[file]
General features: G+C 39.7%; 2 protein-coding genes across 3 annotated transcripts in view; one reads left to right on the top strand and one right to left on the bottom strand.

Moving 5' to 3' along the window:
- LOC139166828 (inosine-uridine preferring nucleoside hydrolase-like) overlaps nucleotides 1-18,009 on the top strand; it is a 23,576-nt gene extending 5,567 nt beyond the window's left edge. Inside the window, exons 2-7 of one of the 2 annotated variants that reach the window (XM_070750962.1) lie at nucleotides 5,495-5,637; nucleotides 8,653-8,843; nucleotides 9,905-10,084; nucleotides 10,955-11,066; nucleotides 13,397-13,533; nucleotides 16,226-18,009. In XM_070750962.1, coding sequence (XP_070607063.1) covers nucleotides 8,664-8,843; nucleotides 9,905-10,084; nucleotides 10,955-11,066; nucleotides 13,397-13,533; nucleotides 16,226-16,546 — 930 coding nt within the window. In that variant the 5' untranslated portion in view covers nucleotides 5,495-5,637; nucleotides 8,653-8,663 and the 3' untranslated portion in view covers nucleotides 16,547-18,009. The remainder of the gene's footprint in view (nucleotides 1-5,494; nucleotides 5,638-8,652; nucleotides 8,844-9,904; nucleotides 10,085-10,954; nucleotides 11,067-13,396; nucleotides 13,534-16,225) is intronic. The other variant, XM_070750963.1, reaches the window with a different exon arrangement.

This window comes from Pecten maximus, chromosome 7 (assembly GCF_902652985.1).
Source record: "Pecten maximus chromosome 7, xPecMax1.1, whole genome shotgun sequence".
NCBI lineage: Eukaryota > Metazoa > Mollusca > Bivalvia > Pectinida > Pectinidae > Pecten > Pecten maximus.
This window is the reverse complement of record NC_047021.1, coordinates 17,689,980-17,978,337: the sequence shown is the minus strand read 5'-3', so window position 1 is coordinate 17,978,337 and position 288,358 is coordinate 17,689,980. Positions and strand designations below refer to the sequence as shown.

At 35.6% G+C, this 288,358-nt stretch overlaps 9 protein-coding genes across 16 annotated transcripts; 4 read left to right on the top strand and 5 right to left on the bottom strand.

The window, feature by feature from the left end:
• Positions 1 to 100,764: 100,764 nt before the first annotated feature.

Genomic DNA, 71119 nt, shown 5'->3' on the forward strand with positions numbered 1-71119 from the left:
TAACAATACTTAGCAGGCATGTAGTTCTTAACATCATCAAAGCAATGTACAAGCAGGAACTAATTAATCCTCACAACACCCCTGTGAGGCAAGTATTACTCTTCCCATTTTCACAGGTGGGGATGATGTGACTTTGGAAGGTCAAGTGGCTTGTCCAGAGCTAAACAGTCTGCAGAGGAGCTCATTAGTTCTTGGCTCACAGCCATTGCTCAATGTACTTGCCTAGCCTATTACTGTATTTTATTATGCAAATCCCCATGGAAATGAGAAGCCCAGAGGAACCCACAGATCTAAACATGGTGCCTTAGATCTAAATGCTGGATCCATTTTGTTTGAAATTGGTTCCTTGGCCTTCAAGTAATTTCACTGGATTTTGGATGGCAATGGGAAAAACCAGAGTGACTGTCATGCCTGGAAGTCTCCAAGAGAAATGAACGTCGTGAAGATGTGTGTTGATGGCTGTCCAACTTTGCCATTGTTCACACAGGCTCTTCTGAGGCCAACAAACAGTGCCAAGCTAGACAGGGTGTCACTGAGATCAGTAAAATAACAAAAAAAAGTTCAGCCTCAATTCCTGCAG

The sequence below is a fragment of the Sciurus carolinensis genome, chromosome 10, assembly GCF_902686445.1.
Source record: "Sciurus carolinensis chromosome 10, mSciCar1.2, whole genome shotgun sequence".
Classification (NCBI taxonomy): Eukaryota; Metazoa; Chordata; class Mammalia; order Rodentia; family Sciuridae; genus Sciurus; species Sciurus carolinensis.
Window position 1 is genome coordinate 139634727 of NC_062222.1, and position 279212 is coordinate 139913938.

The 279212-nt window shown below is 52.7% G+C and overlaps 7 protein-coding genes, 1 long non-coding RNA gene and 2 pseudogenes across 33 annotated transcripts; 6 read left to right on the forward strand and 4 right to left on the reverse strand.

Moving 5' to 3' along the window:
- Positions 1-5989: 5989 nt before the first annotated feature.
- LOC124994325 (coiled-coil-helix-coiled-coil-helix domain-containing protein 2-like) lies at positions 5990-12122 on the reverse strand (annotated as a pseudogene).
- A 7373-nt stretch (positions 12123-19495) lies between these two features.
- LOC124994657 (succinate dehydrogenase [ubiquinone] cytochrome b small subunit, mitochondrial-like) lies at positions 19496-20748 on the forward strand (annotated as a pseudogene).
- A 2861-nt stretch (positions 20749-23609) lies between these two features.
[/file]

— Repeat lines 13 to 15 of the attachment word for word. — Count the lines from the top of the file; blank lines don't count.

The sequence below is a fragment of the Sciurus carolinensis genome, chromosome 10, assembly GCF_902686445.1.
Source record: "Sciurus carolinensis chromosome 10, mSciCar1.2, whole genome shotgun sequence".
Classification (NCBI taxonomy): Eukaryota; Metazoa; Chordata; class Mammalia; order Rodentia; family Sciuridae; genus Sciurus; species Sciurus carolinensis.